# What size inverter do I need for a refrigerator?

You could run most refrigerators using a 1500-watt pure sine wave inverter. Inverters of this size and type can consistently supply 1500 Watts of smooth AC power and can handle up to 3000 Watts for a brief moment if needed.

However, depending on factors like the size, age, and power usage of your refrigerator, you might find a larger inverter necessary, or a smaller one might do the trick.

For example, in my case, I didn’t need a 1500-watt inverter to run my 7 Cu. ft. refrigerator, and was able to run it on a 12V battery using a 500 Watt inverter:

So, to give you a starting point and some perspective, here’s a table that categorizes refrigerators by their size or capacity, outlines their typical power usage, and estimates the Wattage rating of the inverter needed to run each:

These estimates should give you a pretty good idea of the inverter size you need, but I still recommend checking your specific refrigerator’s specifications before buying an inverter.

Besides, when it comes to sizing an inverter, there are additional technical details that you need to consider other than just Wattage.

In this article, I’ll get into those details and guide you on checking your fridge’s electrical specs to make sure you pick the right inverter.

And if you’re more of a visual learner, I’ve made a video explaining it all. Check it out if you like:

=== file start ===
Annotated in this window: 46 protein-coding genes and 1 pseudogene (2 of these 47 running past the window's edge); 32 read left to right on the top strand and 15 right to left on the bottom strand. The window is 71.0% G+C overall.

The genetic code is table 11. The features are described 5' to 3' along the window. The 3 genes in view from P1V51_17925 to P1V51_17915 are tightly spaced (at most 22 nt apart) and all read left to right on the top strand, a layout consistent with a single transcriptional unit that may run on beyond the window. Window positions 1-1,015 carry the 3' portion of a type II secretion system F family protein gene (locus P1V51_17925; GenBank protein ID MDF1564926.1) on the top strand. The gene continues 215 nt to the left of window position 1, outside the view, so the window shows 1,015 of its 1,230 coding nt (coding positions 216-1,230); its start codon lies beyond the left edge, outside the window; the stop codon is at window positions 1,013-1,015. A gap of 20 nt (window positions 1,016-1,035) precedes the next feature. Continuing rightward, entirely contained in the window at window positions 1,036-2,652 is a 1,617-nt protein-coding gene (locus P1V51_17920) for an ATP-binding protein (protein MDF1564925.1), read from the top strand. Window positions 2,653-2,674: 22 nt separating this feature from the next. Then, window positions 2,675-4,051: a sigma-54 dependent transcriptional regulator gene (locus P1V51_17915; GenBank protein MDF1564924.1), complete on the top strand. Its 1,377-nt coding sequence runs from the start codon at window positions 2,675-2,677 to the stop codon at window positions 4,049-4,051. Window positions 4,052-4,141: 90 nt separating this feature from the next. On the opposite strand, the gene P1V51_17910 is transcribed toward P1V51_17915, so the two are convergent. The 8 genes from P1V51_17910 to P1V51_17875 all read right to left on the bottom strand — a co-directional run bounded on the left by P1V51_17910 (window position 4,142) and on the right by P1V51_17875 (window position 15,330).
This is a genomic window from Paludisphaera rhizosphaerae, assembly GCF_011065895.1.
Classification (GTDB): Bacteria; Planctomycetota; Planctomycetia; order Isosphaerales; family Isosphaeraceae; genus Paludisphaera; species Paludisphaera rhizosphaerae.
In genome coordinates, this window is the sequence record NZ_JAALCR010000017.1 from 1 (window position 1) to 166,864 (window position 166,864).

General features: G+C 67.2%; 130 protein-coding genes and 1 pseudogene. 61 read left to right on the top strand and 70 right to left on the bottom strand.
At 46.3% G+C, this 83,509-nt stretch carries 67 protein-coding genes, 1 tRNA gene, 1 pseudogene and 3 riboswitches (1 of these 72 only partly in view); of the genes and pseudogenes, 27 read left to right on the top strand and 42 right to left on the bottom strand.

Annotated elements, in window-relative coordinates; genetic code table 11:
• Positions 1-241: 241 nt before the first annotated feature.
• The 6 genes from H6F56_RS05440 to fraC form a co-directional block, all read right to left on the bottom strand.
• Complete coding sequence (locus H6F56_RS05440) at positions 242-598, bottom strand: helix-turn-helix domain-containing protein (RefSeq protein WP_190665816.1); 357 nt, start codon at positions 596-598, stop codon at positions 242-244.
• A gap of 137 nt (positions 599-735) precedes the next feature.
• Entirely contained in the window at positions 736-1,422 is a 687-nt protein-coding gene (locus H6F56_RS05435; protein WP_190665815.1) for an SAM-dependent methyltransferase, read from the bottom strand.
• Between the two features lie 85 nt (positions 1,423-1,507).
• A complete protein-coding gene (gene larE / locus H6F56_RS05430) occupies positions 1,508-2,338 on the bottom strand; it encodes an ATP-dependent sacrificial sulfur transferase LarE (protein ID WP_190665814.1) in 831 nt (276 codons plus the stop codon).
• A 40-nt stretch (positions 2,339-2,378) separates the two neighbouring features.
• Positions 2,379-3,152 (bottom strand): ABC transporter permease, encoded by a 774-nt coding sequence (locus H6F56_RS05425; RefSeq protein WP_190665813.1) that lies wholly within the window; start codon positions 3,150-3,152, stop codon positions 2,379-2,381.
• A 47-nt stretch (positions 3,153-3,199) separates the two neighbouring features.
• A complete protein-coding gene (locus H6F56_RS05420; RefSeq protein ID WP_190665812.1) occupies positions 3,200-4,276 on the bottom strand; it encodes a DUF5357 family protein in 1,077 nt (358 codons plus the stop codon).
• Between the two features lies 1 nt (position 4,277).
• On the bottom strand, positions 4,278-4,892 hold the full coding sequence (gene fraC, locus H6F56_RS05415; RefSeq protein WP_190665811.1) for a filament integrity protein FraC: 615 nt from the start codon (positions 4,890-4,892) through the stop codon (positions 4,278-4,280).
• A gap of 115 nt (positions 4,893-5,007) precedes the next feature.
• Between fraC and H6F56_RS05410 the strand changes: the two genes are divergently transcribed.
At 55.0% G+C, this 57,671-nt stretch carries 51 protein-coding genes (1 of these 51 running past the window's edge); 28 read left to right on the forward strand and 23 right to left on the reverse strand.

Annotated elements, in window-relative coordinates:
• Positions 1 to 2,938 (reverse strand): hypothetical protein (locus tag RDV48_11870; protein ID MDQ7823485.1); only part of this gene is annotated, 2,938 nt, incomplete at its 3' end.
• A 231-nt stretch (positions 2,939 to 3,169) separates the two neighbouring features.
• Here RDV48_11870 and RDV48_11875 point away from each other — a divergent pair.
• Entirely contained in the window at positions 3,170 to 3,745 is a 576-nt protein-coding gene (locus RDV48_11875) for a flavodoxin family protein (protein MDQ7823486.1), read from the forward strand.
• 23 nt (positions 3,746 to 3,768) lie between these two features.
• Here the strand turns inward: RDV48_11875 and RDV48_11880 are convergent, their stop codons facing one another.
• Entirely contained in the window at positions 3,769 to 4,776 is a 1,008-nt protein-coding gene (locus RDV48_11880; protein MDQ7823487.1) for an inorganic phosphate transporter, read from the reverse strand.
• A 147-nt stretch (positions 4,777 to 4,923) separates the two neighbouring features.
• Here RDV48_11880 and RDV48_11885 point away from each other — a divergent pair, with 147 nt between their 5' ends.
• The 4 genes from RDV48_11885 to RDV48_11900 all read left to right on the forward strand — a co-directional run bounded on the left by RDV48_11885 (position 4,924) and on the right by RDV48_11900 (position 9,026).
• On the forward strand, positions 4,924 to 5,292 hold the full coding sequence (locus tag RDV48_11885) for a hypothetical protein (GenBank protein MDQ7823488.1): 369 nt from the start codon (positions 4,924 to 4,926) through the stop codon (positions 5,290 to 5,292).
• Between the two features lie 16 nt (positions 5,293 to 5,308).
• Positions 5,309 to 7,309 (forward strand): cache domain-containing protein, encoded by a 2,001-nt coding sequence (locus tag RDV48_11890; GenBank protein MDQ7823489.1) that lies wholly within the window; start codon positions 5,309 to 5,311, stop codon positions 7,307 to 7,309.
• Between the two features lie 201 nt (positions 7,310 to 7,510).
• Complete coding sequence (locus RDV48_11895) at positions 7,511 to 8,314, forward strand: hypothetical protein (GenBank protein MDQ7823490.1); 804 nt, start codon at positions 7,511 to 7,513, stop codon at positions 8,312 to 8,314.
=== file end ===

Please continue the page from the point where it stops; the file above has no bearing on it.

## What are the inverter specifications to consider when sizing one for your refrigerator?

In general, off-grid inverters have 4 main ratings that characterize them and that you should pay attention to:

• The Continuous Power of the inverter, rated in Watts (W).
• The Surge Power of the inverter, rated in Watts (W).
• The Input Voltage of the inverter, rated in Volts (V).
• The Output Waveform of the inverter.

Now, let’s break down what each of these ratings represents.

### Continuous Power (Watts):

The Continuous Power (Watts) rating of the inverter is its most important feature. It represents the amount of Electrical Power (in Watts) that the inverter is designed to continuously deliver at its output.

When an inverter is rated at a specific Wattage, it typically refers to its Continuous Power Rating. For instance, this Renogy inverter is rated at 1000 Watts, indicating it’s designed to consistently output up to 1000 Watts of power.

A key factor in sizing an inverter is ensuring that its Continuous Power rating is always higher than the combined Power Usage (Wattage) of the appliances it’s meant to run simultaneously.

For instance, if your fridge is the sole appliance connected to the inverter, the inverter’s Continuous Power rating should exceed the Power Usage (Wattage) of your refrigerator. We’ll dive deeper into this in the next section.

1500 Watt Pure Sine Wave Inveters

### Surge Power (Watts):

The Surge Power (Watts) rating of an inverter represents the maximum amount of overloading power it can handle for a very short period (up to a few seconds).

The Surge Power rating of an inverter is typically 2 times its Continuous Power rating. For example, If we look at this 1000W inverter, we can see that the manufacturer specifies 2000W as its Surge Power rating.

This rating becomes especially important when the inverter is powering appliances with motors, such as refrigerators, freezers, air conditioners, washers, or pumps. This is because the motors within these appliances can demand a high amount of power (Watts) briefly during startup.

Even though this surge in power usage is brief, it’s generally at least twice the normal running wattage of the appliance and can sometimes reach up to 6 times that running wattage.

For example, a refrigerator needing only 200 Watts during normal operation might momentarily require up to 1200 Watts when the compressor starts up.